Thank you for the prompt response.

    What I meant is that I need to pull the integers out one at a time so that I can store them individually in a two dimensional array or vector. Imagine that the integers in the file will become a two dimensional grid.

    So the value of [0][0] == 9
    [0][-1] == 8
    [1][-1] == 8 and so on.
    So that means you need to not be reading integers, but instead be reading characters. (In other words, if your maze suddenly was made out of . and X and S and F, that wouldn't change how you read it in, right?) So you need an two-dimensional array (or vector of vectors I suppose) of characters.

    (Note also that most people consider the number after "0" to be "1", not "-1".)

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    Quote Originally Posted by tabstop View Post
    So that means you need to not be reading integers, but instead be reading characters. (In other words, if your maze suddenly was made out of . and X and S and F, that wouldn't change how you read it in, right?) So you need an two-dimensional array (or vector of vectors I suppose) of characters.
    Ok, I understand that thank you. So to read characters from the file I should just read into a two dimensional array of characters somewhat like this?

    Code:
    char_array[0][0] << file_name;
    In some sort of loop?

    (Note also that most people consider the number after "0" to be "1", not "-1".)
    Lol I know but its just easier for me to think of the two dimensional array as a grid with X and Y coordinates with its origin at the first character. So moving down a line is moving -1 in the Y coordinate and moving to the right is +1 in the X coordinate.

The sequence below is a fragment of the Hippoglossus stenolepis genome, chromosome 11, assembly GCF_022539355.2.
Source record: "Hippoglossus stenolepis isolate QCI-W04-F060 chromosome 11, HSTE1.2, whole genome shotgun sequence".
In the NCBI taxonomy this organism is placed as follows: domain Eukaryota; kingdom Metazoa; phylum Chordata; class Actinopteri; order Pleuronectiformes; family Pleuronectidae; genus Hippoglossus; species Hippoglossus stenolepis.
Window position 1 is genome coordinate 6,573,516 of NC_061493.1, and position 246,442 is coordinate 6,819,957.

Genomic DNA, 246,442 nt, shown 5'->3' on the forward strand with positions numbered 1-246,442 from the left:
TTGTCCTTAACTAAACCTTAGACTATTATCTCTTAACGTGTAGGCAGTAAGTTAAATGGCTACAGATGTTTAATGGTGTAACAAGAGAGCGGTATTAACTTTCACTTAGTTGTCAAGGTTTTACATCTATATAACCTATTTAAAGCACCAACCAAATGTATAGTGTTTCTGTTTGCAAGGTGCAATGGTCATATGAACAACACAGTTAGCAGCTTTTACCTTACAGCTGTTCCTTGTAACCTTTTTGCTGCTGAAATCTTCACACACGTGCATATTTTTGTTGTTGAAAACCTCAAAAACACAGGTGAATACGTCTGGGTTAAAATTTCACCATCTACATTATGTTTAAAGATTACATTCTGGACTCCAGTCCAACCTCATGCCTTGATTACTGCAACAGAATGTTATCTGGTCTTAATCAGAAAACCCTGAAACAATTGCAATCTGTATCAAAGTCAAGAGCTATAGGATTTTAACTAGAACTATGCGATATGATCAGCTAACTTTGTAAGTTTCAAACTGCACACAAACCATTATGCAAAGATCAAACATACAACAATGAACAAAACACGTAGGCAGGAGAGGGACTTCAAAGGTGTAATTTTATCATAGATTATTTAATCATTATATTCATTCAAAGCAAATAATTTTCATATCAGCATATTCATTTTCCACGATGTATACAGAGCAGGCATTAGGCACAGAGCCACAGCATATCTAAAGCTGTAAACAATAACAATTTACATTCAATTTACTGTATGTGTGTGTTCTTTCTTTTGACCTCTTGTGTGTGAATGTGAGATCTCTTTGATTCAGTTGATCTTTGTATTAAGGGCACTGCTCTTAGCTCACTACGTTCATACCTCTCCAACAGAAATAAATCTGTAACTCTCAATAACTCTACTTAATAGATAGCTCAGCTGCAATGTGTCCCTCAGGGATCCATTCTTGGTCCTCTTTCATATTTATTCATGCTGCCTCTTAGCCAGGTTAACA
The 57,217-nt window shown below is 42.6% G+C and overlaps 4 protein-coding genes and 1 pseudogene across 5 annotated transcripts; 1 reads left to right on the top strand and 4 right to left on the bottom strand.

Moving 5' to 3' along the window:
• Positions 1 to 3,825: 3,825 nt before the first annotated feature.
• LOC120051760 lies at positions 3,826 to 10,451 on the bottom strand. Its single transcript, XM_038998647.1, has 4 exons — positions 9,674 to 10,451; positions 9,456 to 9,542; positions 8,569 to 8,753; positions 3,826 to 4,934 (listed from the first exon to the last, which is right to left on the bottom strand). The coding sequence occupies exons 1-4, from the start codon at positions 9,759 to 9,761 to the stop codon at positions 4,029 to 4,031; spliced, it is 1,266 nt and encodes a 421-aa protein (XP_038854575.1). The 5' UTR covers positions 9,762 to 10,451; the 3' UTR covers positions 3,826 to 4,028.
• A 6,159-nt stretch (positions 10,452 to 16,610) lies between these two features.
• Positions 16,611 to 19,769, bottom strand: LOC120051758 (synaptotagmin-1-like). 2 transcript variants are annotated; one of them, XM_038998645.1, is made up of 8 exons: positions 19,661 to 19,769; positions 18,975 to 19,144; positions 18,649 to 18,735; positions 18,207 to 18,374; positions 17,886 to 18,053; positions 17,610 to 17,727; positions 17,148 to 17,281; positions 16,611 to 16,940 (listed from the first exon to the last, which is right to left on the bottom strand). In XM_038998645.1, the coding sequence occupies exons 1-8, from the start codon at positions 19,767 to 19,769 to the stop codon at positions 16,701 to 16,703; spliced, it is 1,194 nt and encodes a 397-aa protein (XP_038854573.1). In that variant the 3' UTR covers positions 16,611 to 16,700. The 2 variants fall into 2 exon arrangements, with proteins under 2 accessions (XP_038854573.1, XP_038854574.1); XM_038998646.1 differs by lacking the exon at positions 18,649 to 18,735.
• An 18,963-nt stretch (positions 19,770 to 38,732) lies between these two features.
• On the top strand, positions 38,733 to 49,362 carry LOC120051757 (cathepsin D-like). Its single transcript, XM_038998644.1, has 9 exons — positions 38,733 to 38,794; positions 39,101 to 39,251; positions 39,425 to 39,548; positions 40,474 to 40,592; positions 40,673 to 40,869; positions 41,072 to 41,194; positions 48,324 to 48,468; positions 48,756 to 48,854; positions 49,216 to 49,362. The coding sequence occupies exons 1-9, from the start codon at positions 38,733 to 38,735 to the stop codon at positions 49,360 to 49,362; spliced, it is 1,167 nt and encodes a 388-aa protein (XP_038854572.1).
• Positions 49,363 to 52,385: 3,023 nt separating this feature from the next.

Thanks again for your help.

  6. #6
    and the Hat of Guessing tabstop's Avatar
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    Quote Originally Posted by raptor1770 View Post
    Ok, I understand that thank you. So to read characters from the file I should just read into a two dimensional array of characters somewhat like this?

    Code:
    char_array[0][0] << file_name;
    In some sort of loop?
    The file is always first, whether it's in or out.

  7. #7
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    I just realized that instead of

    Code:
    char_array[0][0] << file_name;
    it should be

    Code:
    file_name>>char_array[0][0];
    and it seems to be working just fine.

    Thank you so much for your help, this saved me tons of time.

  8. #8
    Captain Crash brewbuck's Avatar
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    Quote Originally Posted by tabstop View Post
    If you have a string, you can use .c_str() to get a C-style string out of it without having to do the conversions yourself.
    The manual conversion isn't even correct, because nowhere does it say that std::string is null-terminated (although in practice it probably is, in order to make the .c_str() function efficient)
    Code:
    //try
    //{
    	if (a) do { f( b); } while(1);
    	else   do { f(!b); } while(1);
    //}